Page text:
Discovered this week that there is a new quilting store in town. Purl Patchwork in Soho. It's a tiny little shop that carries mostly just fabric, with some basic sewing/quilting notions. Very nice selection of fabrics--lots of really cool reproduction/vintage-looking prints. I couldn't help buying some for my stash.

And I got a belated b-day gift from my Mom. This lovely T-shirt with a slightly snarky, but excellent Jane Austen quote. Anyone know which character says it? (I had to look it up.)

I finished my class last night. YAY! Now I no longer have to face the madness that is 42nd Street at rush hour. The plan is to take the summer off, then finish up my Certificate in Editing with two classes in the fall. I have not been overly impressed with the program, mostly, I think, because editing, being a solitary kind of effort, is very hard to teach well. A skill that is easier to learn by doing, rather than by listening to a lecture. But I have learned some, and yes, it looks good on a resume.

Sunday, April 23, 2006

Homage to Mary Stewart

The novels of Mary Stewart were among the first full-length adult books I ever read. Lovingly handed down to my sister and me by our mother, they immediately became some of our favorite reads. We've been Mary Stewart devotees ever since. I think this is partly due to nostalgia, but mostly because they are wonderful books. We recently splurged at Alibris, so that we now have our own hardcover copies of every Mary Stewart. I love the old-fashioned jacket illustrations.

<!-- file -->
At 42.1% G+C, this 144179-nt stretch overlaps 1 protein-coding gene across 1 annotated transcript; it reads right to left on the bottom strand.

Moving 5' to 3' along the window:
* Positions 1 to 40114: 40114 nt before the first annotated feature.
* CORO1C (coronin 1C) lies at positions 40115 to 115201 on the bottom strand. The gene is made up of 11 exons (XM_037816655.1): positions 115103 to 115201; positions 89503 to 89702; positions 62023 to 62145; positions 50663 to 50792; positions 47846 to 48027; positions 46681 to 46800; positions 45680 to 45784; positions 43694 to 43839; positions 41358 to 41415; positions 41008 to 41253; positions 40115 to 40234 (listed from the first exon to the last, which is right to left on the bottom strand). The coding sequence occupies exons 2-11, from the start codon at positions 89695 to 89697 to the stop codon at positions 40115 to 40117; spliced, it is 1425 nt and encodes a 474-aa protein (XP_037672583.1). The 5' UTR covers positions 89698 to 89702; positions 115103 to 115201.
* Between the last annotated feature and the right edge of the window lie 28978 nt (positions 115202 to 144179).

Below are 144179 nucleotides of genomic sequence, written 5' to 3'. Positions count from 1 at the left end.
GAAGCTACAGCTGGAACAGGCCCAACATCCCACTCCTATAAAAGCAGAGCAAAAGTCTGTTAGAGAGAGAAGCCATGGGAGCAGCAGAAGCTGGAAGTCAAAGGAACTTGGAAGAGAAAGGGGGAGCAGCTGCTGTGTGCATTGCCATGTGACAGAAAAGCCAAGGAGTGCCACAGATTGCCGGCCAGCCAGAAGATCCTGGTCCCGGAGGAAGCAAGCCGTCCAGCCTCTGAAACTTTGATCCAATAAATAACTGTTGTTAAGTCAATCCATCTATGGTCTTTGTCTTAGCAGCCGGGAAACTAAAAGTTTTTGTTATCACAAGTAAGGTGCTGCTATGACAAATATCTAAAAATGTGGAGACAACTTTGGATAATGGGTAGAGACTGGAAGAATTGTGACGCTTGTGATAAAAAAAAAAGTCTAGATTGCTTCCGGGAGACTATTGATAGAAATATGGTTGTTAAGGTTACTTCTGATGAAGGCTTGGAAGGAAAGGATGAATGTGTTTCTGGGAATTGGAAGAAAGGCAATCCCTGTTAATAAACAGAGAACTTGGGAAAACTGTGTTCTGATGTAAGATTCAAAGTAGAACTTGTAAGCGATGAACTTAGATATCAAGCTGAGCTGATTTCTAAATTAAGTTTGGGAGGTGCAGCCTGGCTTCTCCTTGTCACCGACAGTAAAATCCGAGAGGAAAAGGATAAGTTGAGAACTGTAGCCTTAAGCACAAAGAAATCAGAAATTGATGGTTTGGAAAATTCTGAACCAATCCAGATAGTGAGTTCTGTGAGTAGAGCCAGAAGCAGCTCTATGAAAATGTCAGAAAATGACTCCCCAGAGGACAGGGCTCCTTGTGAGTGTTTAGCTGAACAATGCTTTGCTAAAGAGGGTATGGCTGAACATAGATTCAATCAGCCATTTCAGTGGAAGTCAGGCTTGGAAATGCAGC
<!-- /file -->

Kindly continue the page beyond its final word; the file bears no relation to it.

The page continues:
Mary Stewart is probably best known for her Merlin trilogy, which starts with The Crystal Cave. I've never really gotten into those, but rather love her stand alone romantic suspense novels.

Here they are listed from my most favorite to least:
  1. This Rough Magic
  2. Nine Coaches Waiting
  3. The Ivy Tree
  4. The Moonspinners
  5. My Brother Michael
  6. Touch Not the Cat
  7. Madame, Will You Talk?
  8. Airs Above the Ground
  9. The Gabriel Hounds
  10. Thunder on the Right
  11. Wildfire at Midnight
  12. Thornyhold
  13. Stormy Petrel
  14. Rose Cottage
Mary Stewart is one of those natural born storytellers. I think most writers learn the craft of writing over their careers, and you can see progress over the body of their work. Mary Stewart's novels are brilliant from her very first, Madame, Will You Talk?, which was published in 1954. She is one of the most consistent writers I've ever read. Her most recent novels (published in the '90s) are rather tame; I think her age took some of the edginess off her characters. But if they lack the exciting thrills of her earlier books, they are at least cozy and sweet.